Cause I got left at the grocery store once.

    • 0 avatar
      FreedMike

      I’m sorry, Bark, I think this is simple irresponsibility (or forgetfulness triggered by the stress of parenthood, if you want to put it in less accusatory terms). I have two kids and NEVER forgot them, not once.

      • 0 avatar

        Sure—but you think kids should die because their parents are irresponsible/forgetful? Because this happens all. the. time.

        • 0 avatar
          bball40dtw

          Kids die all the time because they have irresponsible parents. Death by being left in the car is relatively uncommon though. 37 out of 20,000,000 kids ages 0-4 die in hot cars every year. Heck, kids under four are more likely to be victims of homicide with a firearm than left in a car.

          Still, if GM wants to throw this in their vehicles fine. It doesn’t cost anybody anything. How about they put it in every car though. Since kids are often left in the car by the parent that usually doesn’t drop off at daycare daily, maybe rolling it out on the Acadia isn’t the best place to start.

  • avatar
    jpolicke

    So, you and some friends get in your GMC and you drop off the rear seat people on your way home. As a reward, when you arrive home and go to get out, DING-DING-DING-DING-DING! Thanks. Can this be turned off?

  • avatar
    sirwired

    Read Gene Weingarten’s Pulitzer-Prize winning article about kids roasting in cars that appeared in the Washington Post. You won’t make fun of such a feature any more.

    Summary: These parents are neither irresponsible or morons, just forgetting the wrong thing at the wrong time to tragic results.

    • 0 avatar
      Scott_314

      I googled it, good article.

      You know how once every few years you leave a car door wide open? Seems impossible to forget something so obvious but it can happen to any of us.

      Fortunately my daughter is a noisy monster.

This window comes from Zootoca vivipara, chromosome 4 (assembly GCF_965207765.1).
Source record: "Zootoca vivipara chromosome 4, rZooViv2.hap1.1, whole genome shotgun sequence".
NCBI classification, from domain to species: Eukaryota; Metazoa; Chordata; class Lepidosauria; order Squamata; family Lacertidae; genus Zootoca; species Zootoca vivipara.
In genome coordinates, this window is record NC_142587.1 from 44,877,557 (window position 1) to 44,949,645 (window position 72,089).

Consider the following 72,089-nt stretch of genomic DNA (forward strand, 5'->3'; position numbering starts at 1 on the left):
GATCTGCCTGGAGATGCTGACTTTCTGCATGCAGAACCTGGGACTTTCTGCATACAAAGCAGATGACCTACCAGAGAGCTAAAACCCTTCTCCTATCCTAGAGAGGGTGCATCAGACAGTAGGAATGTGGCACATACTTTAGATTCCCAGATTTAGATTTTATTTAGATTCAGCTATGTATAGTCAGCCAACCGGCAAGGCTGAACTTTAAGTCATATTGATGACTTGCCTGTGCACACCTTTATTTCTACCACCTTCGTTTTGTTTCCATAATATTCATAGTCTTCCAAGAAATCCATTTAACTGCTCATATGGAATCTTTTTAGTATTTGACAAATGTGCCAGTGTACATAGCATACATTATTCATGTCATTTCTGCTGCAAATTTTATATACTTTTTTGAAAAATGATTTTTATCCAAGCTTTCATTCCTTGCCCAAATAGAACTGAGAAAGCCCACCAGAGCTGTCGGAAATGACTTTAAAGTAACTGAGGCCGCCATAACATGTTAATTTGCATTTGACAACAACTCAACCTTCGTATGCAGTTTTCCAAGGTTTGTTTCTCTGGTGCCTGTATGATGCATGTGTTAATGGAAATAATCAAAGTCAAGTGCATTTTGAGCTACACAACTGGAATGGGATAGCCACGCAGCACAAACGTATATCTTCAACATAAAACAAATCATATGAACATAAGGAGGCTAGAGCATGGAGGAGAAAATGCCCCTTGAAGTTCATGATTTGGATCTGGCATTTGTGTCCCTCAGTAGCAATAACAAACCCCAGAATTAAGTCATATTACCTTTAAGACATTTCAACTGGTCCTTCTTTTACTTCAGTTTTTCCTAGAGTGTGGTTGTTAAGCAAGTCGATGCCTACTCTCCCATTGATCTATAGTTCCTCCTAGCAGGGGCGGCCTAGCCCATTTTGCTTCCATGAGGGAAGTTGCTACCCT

• 0 avatar
        BuzzDog

        Wow…that hit home.

        Last weekend, I left the car door wide open for a few hours after unloading groceries; fortunately, it was parked in my locked garage. I’m glad that the interior lights shut themselves off, to avoid draining the battery.

      • 0 avatar
        onyxtape

        I’ve not (unknowingly) left my kids in the car yet. When they were really young and asleep most of the day, I would leave them in while I run in the grocery store for 15 minutes or so – but only if it’s less than 60F outside. No issue there to buckle them in and lock the doors and close the windows. In hindsight, I probably wouldn’t do it again because now there are so many more windshield-breaking warriors out there.

        The one time I forgot to close my door, I drove my car into my garage like any other day and put a nice dent-scratch on my new car. I still have not fixed that dent-scratch 4 years later.

        • 0 avatar

          Nowadays, that’s a misdemeanor in most places. Not saying that it should be, but it is. Had a friend do a couple of weekends in county for leaving her kids buckled in the car while she went in to use the restroom at a gas station.

  • avatar

    I hope they add a chime to remind you to be careful when procreating in the rear seats. I’ve almost forgotten the appropriate protection while engaged in such activities. Been almost 50 years but a chime would have been nice.

  • avatar
    deanst

    Why am I seeing ads for £199/ month Kias?

  • avatar
    maserchist

    How much longer until the “uplink downlink – telemetry chime” is installed & will people be OK with Big Brother taking a “free” ride with them wherever they go ?

  • avatar
    an innocent man

    It is beyond me how you can forget that you have a child in the backseat. I just don’t understand.

    • 0 avatar
      VoGo

      Imagine this: You are up most of the night with a colicky baby. In the morning, you drive to work, exhausted, except today is the day your wife has a Dr. appt, so you have to take the baby to daycare. But, you are so tired you forget, and drive to work instead, like you always do.

      The baby falls asleep in the back, and you get caught up in the TPS report that is due that day, and the meeting with your top client. So you get out of the car and go to work, accidentally leaving the baby in the back of a car that soon gets very hot in the sun.

      I’m not excusing it. But the fact is that people make mistakes, sometimes horrific mistakes. If a simple timer or sensor can save a few young lives, it sounds worthwhile to me.

      • 0 avatar
        an innocent man

        Sorry, no. This isn’t like forgetting to close the garage door at night because you are distracted, or forgetting to feed the dog one morning. If you screw this up, *your child will DIE.* The consequence of this mistake is, one of the most precious people in your life will die one of the most horrific deaths imaginable. I’m never going to understand so I’ll just leave it at, ‘There but for the grace of God,…’

        • 0 avatar
          onyxtape

          Exactly. On top of your normal busy life/work/errands schedule, add to it 80% less sleep. Anything that doesn’t yelp loudly (like plants) is liable to be neglected.